At Parkgate House School we have always been aware of the strong link between pupils being resilient and performing to the maximum of their ability. This awareness strengthened my desire to proactively build this in our pupils.
The most natural way to achieve this, I felt, was to come up with a simple way of measuring resilience, in all its different facets, that teachers could use to monitor the children in their class. I started researching resilience and engagement scales and felt that by combining parts of a few of them, I could come up with a manageable way for teachers to assess pupils.
Using the scale
The scale we now use, although not scientifically standardised, works well for us. It has 10 descriptors where pupils score from one to five against each one. Each pupil in the school therefore has a score for their resilience and engagement from a minimum of 10 to a maximum of 50. An example of one of the descriptors is ‘the pupil is usually optimistic by nature, they expect to overcome difficulties and see them as temporary’.
When starting to work with the scale, the most immediate impact was teachers reflecting on their own resilience and how they are modelling resilience to their pupils. How do they react to small things like the interactive whiteboard playing up? What message does that send to their class? Teachers quickly became aware of the powerful effect of being a ‘resilience role-model’.
Teachers at the school have become more aware of the levels of resilience in their pupils and also the steps they can take to help build it, day in and day out
Previously, when pupils were described as ‘not very resilient’, it was very difficult for teachers to know what they could do to help as we were unable to pinpoint the building blocks of resilience and thereby know where to start with interventions. The teachers at Parkgate House therefore worked to put together a bank of ideas for building resilience against each of the 10 descriptors. So, if a child is not ‘optimistic by nature’, how could we as teachers build that?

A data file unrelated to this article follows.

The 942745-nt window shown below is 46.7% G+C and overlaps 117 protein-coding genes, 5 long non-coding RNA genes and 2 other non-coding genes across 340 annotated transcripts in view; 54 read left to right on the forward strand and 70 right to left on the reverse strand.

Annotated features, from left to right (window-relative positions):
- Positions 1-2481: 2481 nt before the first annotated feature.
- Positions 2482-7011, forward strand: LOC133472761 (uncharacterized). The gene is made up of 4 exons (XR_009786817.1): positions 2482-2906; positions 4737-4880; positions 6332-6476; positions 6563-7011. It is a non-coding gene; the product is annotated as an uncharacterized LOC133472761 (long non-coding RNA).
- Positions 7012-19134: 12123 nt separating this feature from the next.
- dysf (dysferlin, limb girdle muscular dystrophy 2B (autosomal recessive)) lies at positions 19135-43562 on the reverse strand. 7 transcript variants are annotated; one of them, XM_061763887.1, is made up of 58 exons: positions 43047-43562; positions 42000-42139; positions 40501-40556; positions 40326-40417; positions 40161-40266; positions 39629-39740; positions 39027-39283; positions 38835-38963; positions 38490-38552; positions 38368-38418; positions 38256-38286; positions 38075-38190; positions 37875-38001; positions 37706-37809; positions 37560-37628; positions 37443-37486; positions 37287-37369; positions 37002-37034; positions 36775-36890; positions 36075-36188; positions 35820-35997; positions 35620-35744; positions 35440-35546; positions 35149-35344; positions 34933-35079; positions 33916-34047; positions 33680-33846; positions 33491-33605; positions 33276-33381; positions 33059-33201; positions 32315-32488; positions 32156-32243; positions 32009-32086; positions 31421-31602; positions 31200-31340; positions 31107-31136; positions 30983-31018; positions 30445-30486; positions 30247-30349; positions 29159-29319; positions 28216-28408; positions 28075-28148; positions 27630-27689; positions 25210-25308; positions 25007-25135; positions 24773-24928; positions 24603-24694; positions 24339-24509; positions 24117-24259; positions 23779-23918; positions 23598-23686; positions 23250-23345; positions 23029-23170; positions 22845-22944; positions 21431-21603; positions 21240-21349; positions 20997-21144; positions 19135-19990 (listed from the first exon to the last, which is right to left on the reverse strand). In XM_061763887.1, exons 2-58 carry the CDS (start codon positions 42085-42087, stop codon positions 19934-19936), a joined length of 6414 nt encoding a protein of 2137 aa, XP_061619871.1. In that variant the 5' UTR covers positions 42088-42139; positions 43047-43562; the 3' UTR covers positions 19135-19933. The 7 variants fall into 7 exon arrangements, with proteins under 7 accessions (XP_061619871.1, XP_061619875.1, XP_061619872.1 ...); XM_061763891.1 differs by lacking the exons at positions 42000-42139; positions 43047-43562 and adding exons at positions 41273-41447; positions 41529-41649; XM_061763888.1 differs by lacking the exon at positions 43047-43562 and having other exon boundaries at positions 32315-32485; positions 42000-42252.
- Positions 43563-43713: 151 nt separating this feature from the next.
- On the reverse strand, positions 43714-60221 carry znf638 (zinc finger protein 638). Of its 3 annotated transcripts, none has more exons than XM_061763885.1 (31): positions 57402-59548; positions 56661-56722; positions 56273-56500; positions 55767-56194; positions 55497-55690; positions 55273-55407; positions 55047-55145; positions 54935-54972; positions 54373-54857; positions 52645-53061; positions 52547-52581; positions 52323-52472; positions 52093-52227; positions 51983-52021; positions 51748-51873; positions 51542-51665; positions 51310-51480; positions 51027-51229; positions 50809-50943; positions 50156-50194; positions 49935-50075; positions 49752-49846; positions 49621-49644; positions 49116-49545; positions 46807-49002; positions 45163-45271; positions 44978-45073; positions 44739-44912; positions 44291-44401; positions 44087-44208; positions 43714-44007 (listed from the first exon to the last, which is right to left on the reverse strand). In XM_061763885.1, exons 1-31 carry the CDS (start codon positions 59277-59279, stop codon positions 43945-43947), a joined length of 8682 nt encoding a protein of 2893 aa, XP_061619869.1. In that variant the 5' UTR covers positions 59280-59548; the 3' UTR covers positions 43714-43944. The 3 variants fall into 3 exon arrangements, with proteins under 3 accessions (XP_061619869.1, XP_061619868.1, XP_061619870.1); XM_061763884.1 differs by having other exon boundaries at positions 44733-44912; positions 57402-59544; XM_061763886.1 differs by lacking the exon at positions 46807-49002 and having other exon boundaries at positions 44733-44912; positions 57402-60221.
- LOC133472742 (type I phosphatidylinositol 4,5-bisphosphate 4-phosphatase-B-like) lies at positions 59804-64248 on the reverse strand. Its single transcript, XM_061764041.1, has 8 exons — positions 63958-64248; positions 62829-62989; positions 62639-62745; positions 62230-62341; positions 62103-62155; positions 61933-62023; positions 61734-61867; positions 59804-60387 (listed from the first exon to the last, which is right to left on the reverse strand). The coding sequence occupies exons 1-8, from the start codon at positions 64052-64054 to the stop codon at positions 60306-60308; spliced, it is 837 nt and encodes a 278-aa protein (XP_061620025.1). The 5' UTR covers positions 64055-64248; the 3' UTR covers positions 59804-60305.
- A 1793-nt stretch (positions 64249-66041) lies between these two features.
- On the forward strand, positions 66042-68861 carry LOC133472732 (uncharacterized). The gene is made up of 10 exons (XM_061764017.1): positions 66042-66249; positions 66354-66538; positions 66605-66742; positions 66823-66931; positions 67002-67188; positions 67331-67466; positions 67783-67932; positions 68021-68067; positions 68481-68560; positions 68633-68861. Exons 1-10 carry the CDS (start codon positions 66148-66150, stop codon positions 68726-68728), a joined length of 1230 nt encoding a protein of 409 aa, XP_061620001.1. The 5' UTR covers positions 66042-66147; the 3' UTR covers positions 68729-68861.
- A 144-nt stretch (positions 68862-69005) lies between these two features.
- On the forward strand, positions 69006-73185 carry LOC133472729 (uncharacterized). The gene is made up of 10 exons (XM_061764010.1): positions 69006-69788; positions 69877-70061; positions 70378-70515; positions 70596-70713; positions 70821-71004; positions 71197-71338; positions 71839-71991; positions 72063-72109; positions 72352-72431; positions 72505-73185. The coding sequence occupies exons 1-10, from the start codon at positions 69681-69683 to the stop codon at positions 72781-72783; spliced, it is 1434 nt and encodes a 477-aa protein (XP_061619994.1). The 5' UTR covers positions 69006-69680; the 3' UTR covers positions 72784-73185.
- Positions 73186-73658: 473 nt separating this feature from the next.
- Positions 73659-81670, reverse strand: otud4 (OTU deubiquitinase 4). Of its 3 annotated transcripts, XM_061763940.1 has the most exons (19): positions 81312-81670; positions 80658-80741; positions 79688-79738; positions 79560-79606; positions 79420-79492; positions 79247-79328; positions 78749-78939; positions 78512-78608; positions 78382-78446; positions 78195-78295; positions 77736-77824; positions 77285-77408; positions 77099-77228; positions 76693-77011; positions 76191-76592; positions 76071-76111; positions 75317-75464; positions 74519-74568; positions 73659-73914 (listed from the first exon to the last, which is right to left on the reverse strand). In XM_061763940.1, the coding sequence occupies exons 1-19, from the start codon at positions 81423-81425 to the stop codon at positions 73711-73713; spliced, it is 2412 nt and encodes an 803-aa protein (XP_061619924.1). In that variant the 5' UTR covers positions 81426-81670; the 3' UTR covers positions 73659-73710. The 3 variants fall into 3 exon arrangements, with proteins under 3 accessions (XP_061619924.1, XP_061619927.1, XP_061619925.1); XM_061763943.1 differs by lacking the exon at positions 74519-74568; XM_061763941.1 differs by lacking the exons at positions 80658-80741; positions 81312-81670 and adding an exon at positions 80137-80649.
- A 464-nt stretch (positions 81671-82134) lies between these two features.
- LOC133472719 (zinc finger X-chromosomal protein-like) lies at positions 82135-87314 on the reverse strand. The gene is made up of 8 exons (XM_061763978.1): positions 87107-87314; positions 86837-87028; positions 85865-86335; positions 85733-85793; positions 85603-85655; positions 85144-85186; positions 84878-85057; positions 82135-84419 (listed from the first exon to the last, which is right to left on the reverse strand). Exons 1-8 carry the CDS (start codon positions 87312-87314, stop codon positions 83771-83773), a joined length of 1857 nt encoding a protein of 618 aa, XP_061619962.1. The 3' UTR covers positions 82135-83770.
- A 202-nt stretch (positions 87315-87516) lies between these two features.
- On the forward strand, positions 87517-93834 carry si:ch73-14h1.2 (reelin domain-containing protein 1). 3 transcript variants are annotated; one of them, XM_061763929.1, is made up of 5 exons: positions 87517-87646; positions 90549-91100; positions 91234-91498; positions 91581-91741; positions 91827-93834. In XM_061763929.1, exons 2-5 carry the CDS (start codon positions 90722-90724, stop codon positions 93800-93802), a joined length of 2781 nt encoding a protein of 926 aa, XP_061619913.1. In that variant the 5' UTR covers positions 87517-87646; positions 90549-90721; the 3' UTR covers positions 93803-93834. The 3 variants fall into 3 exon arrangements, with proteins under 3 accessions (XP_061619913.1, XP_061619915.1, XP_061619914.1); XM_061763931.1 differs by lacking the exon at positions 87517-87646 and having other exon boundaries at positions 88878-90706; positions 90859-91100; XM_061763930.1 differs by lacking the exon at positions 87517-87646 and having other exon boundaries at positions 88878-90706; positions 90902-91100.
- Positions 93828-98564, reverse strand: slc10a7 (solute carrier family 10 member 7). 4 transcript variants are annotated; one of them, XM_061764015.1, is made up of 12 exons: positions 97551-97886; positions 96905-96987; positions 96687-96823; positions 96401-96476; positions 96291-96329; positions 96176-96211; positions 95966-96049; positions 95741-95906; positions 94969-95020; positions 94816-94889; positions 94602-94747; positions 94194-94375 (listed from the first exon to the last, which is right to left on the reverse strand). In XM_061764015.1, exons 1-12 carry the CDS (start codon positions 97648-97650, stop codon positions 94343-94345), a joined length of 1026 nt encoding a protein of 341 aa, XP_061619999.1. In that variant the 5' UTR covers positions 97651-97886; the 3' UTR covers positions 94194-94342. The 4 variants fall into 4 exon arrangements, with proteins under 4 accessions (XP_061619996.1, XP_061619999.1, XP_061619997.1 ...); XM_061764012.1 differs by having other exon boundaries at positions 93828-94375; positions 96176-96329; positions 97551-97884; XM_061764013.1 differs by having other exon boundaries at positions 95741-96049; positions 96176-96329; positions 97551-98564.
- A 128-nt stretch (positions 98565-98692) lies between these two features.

Could we try sharing stories of people who have overcome obstacles, so they know that life won’t always be straightforward? Or try celebrating the progress they have made by reviewing their work and highlighting the difficulties they have overcome? As a result of this work, teachers at the school have become more aware of the levels of resilience in their pupils and also the steps they can take to help build it, day in and day out.
Teachers are able to use the information to open conversations with parents about any area of a child’s resilience they are trying to strengthen. Working with parents like this is a vital part of the triangle – school, parent and child – trying to strengthen resilience and engagement and improve outcomes for pupils. Parent sessions are part of this work. Older pupils (years five and six) are also able to use the scale to self-assess and reflect on their own areas for development and on those which are a strength. It is amazing to see how much the pupils relish this opportunity for self-improvement.
Helping other schools
About six months into using the scale, we had a visit from an Ofsted inspector to the school who looked at the work we were doing and suggested it should be published. While researching the possibilities, I was fortunate enough to be put in touch with Jan Lever at Jigsaw PSHE and we joined forces and put together a resource called Jigsaw R.E.S.T. (Resilience and Engagement Scale and Toolkit), which comprises the scale, training materials, assemblies and a set of suggested interventions for each descriptor and each year group. This is now being used in schools across the UK and internationally.
At Parkgate House, we also began using the Jigsaw PSHE programme and the combination of the work we do to build resilience and this comprehensive PSHE curriculum has been hugely beneficial to our pupils. They are confident, self-aware and ready to face challenges.
The mindfulness thread that underpins Jigsaw has helped them build skills for keeping calm and to self-regulate. Using a combination of Jigsaw, the mindful approach to PSHE, and Jigsaw R.E.S.T. has taken the personal development of Parkgate House pupils to a level where they are confident, resilient and extremely well prepared for their future and any challenges that will come their way.
To find out more about Jigsaw PSHE, visit: www.jigsawpshe.com